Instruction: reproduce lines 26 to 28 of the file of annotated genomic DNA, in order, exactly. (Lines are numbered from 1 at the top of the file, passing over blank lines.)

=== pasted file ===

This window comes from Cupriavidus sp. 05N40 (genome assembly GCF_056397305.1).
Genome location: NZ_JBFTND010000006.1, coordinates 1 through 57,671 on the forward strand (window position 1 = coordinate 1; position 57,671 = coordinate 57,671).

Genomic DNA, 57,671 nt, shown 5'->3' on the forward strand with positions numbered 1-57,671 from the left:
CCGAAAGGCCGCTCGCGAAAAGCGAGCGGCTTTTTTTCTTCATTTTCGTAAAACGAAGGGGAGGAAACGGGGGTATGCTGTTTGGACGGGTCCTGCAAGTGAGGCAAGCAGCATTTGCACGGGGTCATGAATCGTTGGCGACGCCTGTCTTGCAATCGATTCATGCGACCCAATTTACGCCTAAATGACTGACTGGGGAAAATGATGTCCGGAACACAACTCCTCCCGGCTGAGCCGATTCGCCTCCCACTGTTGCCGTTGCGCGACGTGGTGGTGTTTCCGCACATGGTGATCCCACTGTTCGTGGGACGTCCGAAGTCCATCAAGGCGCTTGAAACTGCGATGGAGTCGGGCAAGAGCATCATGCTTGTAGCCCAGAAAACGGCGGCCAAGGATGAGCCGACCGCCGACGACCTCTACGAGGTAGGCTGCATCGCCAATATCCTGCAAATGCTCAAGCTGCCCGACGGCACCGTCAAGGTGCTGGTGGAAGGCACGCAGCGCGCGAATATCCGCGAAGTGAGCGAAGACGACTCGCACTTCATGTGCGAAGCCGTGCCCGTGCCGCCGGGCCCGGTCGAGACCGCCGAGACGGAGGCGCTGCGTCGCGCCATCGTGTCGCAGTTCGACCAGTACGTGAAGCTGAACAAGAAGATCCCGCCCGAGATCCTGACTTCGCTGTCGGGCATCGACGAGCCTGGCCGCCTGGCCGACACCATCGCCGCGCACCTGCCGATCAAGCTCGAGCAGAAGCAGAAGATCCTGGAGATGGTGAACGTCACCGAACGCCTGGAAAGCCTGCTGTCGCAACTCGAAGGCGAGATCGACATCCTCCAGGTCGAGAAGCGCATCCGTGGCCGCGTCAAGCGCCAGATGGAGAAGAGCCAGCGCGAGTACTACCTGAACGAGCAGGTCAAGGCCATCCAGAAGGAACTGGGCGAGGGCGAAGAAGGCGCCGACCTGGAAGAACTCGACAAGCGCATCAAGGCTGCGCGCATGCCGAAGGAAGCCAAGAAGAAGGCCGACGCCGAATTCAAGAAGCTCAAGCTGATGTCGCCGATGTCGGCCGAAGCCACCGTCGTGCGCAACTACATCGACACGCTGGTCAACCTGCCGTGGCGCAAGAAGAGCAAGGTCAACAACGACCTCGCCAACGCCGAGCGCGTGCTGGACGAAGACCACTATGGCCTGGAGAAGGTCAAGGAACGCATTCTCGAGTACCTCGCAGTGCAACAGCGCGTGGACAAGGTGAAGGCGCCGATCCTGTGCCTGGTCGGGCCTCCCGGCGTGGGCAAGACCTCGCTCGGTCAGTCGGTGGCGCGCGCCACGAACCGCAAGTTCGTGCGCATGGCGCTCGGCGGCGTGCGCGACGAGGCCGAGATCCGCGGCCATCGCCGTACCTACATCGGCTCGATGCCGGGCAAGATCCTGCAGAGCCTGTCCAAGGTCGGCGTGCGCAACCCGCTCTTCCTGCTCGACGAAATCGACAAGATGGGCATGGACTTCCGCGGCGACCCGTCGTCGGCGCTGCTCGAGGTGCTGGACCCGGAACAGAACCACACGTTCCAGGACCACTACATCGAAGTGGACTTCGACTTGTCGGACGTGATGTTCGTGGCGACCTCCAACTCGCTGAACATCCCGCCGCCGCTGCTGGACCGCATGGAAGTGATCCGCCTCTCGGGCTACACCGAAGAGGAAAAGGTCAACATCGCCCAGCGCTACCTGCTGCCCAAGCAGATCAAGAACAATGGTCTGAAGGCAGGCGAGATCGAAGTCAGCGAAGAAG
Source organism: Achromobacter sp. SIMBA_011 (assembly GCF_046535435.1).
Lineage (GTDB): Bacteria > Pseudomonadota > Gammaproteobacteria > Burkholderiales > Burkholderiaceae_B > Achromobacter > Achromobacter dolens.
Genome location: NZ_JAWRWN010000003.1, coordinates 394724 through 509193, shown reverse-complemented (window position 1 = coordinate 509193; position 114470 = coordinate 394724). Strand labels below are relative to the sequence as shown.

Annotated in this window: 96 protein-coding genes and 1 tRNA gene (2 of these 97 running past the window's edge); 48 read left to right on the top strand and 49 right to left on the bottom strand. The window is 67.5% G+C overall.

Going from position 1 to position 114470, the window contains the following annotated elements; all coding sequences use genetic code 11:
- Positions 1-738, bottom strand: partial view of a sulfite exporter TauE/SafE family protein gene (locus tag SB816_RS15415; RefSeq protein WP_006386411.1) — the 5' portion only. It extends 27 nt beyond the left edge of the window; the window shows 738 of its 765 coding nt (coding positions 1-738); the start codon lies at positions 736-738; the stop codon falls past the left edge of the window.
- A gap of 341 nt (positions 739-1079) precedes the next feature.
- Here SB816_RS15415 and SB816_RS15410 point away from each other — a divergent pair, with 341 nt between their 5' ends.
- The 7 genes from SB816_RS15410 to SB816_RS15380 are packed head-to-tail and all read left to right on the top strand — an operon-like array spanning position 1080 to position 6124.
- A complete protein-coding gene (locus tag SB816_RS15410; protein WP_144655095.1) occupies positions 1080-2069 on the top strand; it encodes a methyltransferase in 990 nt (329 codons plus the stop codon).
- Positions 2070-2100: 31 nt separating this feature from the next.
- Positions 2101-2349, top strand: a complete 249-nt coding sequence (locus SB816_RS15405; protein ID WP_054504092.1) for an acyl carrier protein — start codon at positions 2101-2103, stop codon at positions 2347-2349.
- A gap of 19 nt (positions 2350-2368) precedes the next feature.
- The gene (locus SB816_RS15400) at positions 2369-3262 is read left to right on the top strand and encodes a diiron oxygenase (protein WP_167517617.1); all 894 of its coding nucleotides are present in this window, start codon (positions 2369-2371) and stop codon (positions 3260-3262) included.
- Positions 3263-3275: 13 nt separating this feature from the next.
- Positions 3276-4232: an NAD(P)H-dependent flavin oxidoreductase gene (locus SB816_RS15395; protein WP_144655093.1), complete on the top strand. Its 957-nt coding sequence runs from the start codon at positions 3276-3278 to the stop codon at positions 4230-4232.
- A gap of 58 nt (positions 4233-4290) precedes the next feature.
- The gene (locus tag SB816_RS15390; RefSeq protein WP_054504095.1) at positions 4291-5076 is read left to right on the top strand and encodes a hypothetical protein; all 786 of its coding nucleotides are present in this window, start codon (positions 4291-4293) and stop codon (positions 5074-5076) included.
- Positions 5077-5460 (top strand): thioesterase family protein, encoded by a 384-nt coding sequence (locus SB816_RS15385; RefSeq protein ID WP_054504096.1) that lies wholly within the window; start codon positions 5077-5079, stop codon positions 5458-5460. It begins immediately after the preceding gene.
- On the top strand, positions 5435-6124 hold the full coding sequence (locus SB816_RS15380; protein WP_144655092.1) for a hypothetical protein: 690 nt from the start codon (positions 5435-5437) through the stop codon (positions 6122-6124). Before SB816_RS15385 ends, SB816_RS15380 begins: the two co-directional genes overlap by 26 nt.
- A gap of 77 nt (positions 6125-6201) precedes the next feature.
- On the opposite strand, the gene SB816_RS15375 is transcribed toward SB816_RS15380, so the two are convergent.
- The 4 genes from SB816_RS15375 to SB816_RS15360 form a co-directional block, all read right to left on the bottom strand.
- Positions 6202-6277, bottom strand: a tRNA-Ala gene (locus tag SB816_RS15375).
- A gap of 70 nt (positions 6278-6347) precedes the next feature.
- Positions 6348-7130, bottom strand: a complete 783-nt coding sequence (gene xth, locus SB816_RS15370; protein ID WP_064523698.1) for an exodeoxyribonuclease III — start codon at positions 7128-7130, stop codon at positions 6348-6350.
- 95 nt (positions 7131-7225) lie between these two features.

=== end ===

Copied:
- On the opposite strand, the gene SB816_RS15375 is transcribed toward SB816_RS15380, so the two are convergent.
- The 4 genes from SB816_RS15375 to SB816_RS15360 form a co-directional block, all read right to left on the bottom strand.
- Positions 6202-6277, bottom strand: a tRNA-Ala gene (locus tag SB816_RS15375).